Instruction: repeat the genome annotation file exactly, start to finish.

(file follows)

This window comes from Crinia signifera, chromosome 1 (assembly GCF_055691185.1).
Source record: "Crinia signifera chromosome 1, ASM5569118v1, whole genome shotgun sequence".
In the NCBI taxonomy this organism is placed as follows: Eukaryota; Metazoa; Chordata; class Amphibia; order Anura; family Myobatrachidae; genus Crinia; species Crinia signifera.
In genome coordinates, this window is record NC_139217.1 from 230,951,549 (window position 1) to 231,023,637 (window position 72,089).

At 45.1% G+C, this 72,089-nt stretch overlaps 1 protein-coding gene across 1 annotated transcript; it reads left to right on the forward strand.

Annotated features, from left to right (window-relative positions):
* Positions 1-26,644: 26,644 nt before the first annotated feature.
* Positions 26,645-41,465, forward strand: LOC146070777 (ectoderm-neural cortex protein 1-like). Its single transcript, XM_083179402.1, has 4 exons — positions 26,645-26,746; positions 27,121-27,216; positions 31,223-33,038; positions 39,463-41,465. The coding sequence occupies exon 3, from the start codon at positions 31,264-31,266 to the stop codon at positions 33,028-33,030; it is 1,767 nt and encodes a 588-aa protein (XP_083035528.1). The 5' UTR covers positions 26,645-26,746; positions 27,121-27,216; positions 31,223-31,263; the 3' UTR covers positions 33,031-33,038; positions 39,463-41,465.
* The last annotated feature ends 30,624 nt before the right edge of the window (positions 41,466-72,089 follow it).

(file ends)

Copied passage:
This window comes from Crinia signifera, chromosome 1 (assembly GCF_055691185.1).
Source record: "Crinia signifera chromosome 1, ASM5569118v1, whole genome shotgun sequence".
In the NCBI taxonomy this organism is placed as follows: Eukaryota; Metazoa; Chordata; class Amphibia; order Anura; family Myobatrachidae; genus Crinia; species Crinia signifera.
In genome coordinates, this window is record NC_139217.1 from 230,951,549 (window position 1) to 231,023,637 (window position 72,089).

At 45.1% G+C, this 72,089-nt stretch overlaps 1 protein-coding gene across 1 annotated transcript; it reads left to right on the forward strand.

Annotated features, from left to right (window-relative positions):
* Positions 1-26,644: 26,644 nt before the first annotated feature.
* Positions 26,645-41,465, forward strand: LOC146070777 (ectoderm-neural cortex protein 1-like). Its single transcript, XM_083179402.1, has 4 exons — positions 26,645-26,746; positions 27,121-27,216; positions 31,223-33,038; positions 39,463-41,465. The coding sequence occupies exon 3, from the start codon at positions 31,264-31,266 to the stop codon at positions 33,028-33,030; it is 1,767 nt and encodes a 588-aa protein (XP_083035528.1). The 5' UTR covers positions 26,645-26,746; positions 27,121-27,216; positions 31,223-31,263; the 3' UTR covers positions 33,031-33,038; positions 39,463-41,465.
* The last annotated feature ends 30,624 nt before the right edge of the window (positions 41,466-72,089 follow it).